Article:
FSU Trustees Plan Counterpunch To Negative Press
By Jim Turner, The News Service of Florida // January 13, 2015
FSU plan massive public-relations effort
ABOVE VIDEO: ESPN legal analyst Lester Munson discusses the lawsuit filed by the woman who accused Florida State quarterback Jameis Winston of sexual assault.
TALLAHASSEE, FLORIDA – Florida State University plans a massive public-relations effort to counter negative press that has painted the school throughout the past year as favoring athletics over academics.
Meanwhile, members of the university’s Board of Trustees were advised Monday that the school will “vigorously” fight a lawsuit filed last week by a former student who says FSU failed to properly investigate her allegation of being sexually assaulted by star football player Jameis Winston.
To counteract the negative attention heaped on the school, the trustees agreed during a conference call to establish a list of positive bullet points that a new “speakers bureau” can use in addressing the media, schools and civic organizations across the state.
Trustee Andy Haggard, an attorney from Coral Gables who will head the new marketing effort, said the intention of the speakers will be “to really spread the word about what Florida State does, what Florida State has accomplished and what Florida State intends to do in the future.”
Haggard, who is chairman of the FSU College of Arts & Sciences Leadership Council and is a past national chairman of the FSU Seminole Boosters, added, “We’re a great university, and they need to know that.”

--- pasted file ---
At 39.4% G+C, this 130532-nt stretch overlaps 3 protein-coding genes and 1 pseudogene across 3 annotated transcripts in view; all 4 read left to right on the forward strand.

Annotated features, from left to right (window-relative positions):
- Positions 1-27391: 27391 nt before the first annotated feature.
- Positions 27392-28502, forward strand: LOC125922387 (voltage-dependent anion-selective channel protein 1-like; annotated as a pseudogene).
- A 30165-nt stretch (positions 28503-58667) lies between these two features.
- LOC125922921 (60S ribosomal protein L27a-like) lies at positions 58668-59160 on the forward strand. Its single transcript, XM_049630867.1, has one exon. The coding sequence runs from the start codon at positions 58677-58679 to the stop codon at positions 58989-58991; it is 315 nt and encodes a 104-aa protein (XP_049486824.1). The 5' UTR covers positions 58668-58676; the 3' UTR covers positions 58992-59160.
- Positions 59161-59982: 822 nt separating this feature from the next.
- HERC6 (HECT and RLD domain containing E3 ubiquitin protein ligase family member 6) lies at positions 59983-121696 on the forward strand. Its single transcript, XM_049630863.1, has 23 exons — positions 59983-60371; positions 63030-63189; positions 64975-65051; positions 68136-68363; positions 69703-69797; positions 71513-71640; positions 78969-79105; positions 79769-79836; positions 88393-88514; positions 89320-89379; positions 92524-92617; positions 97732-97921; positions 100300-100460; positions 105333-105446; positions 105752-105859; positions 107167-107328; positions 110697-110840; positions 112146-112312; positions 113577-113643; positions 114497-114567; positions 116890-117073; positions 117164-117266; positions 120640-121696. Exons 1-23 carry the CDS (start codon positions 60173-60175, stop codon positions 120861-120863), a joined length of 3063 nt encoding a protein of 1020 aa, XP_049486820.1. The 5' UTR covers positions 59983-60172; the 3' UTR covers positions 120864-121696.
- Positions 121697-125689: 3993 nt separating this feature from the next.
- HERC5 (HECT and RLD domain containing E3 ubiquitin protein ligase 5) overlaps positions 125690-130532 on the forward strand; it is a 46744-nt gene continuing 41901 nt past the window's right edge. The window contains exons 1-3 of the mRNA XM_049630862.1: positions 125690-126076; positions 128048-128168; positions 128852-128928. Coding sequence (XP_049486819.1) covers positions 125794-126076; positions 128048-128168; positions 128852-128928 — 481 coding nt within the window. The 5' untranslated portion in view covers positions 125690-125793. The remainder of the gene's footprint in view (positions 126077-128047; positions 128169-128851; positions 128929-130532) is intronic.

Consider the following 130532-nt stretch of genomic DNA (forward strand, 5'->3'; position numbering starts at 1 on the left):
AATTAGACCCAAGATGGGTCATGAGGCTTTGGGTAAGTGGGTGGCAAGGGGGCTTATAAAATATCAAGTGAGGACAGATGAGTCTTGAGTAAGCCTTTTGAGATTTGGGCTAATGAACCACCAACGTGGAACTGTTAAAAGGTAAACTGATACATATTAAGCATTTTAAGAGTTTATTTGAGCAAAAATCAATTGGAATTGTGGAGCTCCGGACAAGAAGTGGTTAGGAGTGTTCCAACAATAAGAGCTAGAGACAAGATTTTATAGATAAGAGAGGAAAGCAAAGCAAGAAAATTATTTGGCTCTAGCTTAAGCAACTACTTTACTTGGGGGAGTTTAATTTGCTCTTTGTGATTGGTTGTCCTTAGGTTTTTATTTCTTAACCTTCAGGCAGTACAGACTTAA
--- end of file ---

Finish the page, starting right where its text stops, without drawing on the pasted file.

The list of speakers will include members of the trustees, and Chairman Allan Bense said the focus of the speakers will not be on athletics.
“When I’m done with a speech I would say, until a couple of weeks ago — or actually it’s until tonight — that by the way we’re the defending national football champions,” Bense said.
“We talk about everything else but athletics.”
Bense added that the impetus for “telling the world how great FSU is” was an unflattering editorial in the Los Angeles Times printed days before the school’s football team played in the Rose Bowl on New Year’s Day.
“We’ve taken a few shots, and I get it, I understand that, but I hope that in the next month or two we work hard on getting the message out about what a great university we are,” Bense said.
During the past year the school has been hammered by a number of national media outlets about whether law enforcement properly handled numerous incidents involving Seminole football players and whether the university is focused on athletics over academics.
Most of the attention has focused on off-the-field incidents involving Winston, the school’s Heisman Trophy-winning quarterback who announced last week he will skip his two remaining years of eligibility to enter the 2015 National Football League draft.
Winston’s draft announcement came as the school was hit with a lawsuit that claims FSU violated a former student’s federal Title IX rights by refusing to properly investigate her rape accusation against Winston. The quarterback has argued the December 2012 encounter was consensual. The Board of Trustees was named as the defendant in the lawsuit, filed Wednesday in U.S. District Court in Orlando.
University President John Thrasher said the school has yet to be served with the lawsuit, but he expects that will change in the coming days and that the school is prepared to fight the charges.
“We will defend it vigorously,” Thrasher told the trustees.
The day the lawsuit was filed Thrasher issued a statement in which he said, “Evidence will show that through its confidential Victim Advocate Program, FSU did everything the plaintiff asked for and that the assertions FSU shirked its Title IX obligations are false.”
The woman is listed as Jane Doe in the lawsuit, which recounts the December 2012 incident and the handling of the case by the Tallahassee Police Department and FSU.
State Attorney Willie Meggs ended his investigation into the woman’s charges by announcing there wasn’t enough evidence to proceed.
Former Florida Supreme Court Justice Major Harding ruled last month that Winston couldn’t be found in violation of the student conduct code after conducting a two-day hearing into the matter.